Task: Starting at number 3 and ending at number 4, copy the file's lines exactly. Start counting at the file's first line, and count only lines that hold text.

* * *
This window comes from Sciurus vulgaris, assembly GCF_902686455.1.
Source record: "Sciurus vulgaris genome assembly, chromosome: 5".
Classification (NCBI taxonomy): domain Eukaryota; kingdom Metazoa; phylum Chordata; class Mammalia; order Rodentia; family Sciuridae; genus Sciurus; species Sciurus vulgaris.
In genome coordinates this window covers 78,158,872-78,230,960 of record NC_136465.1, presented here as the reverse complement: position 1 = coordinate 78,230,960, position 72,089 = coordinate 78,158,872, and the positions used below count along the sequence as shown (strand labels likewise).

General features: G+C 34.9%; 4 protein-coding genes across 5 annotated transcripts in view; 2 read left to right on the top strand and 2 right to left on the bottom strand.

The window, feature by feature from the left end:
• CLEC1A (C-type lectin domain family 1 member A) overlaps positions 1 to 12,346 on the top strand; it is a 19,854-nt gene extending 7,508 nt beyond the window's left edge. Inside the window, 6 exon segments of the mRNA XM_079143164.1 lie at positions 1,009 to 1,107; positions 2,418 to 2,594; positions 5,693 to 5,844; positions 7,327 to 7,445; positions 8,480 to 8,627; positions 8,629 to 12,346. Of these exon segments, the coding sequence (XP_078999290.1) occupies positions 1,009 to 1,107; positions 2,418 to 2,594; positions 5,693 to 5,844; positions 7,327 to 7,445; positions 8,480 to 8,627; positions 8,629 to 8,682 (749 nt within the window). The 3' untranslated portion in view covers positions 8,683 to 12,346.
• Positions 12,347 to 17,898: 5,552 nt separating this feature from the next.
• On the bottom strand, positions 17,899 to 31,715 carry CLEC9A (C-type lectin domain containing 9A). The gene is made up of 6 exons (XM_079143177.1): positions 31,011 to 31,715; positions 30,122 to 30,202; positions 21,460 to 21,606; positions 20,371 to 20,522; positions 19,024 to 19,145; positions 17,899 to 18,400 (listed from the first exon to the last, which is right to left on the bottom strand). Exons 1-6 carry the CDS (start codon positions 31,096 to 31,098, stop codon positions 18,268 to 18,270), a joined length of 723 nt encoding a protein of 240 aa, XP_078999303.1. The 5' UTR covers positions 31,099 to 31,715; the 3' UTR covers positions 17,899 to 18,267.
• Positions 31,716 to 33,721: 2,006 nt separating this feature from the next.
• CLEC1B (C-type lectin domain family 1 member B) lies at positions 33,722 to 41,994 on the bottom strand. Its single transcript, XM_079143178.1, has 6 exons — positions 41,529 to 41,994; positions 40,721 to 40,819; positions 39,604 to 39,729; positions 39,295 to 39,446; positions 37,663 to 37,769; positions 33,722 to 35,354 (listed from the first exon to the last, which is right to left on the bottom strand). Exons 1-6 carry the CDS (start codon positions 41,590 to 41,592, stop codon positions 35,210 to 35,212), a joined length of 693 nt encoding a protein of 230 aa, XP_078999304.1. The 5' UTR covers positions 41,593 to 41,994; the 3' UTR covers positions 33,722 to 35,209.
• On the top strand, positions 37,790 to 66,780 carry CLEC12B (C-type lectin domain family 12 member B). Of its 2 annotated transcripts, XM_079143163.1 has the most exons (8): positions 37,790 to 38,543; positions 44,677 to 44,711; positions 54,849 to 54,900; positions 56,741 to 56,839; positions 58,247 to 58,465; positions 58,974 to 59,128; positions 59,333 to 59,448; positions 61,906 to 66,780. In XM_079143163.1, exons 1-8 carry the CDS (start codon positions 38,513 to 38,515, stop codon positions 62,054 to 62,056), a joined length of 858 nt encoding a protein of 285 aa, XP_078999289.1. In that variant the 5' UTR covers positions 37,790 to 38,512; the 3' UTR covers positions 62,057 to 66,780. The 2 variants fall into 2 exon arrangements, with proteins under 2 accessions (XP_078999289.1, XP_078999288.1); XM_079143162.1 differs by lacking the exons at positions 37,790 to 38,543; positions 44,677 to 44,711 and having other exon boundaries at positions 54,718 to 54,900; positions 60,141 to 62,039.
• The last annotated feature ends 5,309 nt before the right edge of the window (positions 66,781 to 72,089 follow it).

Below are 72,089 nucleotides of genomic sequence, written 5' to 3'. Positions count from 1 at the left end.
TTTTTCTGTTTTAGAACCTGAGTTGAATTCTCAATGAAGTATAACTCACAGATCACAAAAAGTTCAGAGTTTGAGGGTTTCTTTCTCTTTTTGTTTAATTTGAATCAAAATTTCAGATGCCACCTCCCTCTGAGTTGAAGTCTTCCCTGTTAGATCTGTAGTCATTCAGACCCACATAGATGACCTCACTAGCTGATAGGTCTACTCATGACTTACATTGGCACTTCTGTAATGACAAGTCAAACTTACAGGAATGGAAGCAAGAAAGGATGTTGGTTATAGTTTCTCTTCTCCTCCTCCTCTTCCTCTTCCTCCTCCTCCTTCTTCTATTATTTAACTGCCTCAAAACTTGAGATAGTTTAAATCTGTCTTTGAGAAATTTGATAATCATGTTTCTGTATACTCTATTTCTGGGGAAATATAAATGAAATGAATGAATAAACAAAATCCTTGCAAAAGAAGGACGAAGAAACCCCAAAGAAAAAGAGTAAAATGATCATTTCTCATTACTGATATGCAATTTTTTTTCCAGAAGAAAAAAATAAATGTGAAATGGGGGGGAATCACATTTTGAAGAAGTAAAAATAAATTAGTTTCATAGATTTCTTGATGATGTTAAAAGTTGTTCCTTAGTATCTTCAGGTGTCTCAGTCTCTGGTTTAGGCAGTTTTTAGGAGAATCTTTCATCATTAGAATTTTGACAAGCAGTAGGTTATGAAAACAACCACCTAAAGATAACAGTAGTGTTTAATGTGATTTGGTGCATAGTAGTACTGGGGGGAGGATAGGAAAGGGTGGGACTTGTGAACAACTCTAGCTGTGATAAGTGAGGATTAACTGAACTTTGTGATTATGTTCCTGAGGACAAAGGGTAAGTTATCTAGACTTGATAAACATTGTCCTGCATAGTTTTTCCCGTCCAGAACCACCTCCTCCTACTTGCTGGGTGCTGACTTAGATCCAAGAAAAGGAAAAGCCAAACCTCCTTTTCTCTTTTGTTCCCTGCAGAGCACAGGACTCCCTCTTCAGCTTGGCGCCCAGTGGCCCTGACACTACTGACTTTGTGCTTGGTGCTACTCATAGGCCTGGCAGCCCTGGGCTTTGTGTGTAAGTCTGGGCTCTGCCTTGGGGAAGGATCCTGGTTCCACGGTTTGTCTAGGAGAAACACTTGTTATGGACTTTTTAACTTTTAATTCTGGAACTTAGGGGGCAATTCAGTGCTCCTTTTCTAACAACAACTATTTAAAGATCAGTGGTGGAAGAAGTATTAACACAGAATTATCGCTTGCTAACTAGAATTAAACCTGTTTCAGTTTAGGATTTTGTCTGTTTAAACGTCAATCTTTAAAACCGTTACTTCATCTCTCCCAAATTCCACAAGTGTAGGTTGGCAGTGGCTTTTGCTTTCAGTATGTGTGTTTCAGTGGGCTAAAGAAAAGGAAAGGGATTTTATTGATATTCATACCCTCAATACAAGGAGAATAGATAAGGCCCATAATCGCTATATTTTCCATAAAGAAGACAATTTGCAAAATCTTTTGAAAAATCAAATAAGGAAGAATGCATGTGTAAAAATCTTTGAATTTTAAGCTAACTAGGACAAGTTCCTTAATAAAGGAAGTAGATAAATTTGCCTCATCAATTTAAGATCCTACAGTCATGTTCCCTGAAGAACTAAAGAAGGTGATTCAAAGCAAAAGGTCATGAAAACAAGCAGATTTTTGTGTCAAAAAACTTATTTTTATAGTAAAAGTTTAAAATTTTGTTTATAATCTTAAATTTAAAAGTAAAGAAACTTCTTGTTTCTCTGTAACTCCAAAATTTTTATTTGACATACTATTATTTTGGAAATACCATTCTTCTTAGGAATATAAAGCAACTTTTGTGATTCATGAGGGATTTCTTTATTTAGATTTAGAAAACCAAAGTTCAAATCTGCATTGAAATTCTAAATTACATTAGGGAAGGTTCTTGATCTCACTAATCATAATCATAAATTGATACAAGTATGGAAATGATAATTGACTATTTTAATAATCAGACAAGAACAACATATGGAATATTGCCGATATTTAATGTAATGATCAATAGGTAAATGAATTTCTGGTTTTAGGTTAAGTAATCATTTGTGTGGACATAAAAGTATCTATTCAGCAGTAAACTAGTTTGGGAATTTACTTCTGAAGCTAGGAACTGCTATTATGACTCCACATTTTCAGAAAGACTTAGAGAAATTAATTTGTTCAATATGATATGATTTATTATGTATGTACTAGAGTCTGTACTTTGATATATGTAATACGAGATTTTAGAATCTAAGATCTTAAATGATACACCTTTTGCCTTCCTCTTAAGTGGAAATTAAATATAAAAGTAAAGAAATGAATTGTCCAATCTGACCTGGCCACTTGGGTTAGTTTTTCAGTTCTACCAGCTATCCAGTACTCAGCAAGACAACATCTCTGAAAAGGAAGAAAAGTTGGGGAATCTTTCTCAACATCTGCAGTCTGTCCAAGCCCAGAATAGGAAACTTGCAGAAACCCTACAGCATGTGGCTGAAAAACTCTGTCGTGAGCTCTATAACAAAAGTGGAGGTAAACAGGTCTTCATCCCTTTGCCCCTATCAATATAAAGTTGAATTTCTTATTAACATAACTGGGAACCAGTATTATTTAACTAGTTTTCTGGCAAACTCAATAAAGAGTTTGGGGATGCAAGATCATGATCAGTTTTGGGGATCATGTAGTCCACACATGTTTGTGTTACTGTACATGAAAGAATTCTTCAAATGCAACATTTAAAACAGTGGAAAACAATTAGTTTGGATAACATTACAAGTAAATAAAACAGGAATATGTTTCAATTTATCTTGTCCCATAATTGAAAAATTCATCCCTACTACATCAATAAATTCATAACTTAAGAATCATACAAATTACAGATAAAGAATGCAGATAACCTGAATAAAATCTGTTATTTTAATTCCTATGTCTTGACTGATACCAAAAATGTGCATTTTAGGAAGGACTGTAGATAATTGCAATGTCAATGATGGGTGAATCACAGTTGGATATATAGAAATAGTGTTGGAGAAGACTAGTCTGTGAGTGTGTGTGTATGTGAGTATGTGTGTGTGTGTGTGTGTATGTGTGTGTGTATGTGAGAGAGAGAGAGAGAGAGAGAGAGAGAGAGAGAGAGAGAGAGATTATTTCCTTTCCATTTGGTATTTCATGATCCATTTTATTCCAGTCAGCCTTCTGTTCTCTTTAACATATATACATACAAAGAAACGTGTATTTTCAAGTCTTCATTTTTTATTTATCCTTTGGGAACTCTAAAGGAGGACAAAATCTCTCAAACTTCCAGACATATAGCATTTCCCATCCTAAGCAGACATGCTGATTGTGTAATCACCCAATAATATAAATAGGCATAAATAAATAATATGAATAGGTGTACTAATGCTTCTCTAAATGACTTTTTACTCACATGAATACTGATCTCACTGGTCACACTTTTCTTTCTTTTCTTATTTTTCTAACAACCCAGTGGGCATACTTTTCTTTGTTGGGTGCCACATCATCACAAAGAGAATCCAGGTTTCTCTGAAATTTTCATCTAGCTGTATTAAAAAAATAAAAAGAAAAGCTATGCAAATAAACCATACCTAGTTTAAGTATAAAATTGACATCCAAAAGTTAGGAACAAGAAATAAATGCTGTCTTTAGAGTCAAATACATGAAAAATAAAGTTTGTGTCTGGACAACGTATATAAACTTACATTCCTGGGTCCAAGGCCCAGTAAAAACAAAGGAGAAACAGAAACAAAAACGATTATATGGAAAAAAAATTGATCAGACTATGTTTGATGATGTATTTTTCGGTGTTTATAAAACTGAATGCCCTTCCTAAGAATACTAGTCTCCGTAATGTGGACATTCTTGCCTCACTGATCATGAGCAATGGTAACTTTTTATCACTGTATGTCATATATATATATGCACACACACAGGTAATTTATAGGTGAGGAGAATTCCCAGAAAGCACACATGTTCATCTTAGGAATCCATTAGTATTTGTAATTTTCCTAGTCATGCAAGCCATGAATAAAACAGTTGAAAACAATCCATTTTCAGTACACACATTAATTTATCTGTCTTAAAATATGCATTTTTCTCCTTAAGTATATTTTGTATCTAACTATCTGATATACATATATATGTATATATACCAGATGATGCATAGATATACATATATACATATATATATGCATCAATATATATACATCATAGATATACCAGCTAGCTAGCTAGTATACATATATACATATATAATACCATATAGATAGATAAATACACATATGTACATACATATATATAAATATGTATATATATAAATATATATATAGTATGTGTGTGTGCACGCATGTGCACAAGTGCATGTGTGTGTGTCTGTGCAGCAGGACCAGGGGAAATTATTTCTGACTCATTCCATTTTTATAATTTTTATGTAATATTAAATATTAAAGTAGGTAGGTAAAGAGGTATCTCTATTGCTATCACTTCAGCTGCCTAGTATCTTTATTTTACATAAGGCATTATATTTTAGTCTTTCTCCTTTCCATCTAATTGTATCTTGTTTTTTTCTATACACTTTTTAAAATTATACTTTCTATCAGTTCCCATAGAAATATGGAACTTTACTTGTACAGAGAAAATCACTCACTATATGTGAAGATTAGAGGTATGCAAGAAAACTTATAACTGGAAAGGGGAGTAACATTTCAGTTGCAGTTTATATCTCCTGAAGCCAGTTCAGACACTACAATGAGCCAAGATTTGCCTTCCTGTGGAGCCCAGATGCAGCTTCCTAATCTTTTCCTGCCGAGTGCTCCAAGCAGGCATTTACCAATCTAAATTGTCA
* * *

Classification (NCBI taxonomy): domain Eukaryota; kingdom Metazoa; phylum Chordata; class Mammalia; order Rodentia; family Sciuridae; genus Sciurus; species Sciurus vulgaris.
In genome coordinates this window covers 78,158,872-78,230,960 of record NC_136465.1, presented here as the reverse complement: position 1 = coordinate 78,230,960, position 72,089 = coordinate 78,158,872, and the positions used below count along the sequence as shown (strand labels likewise).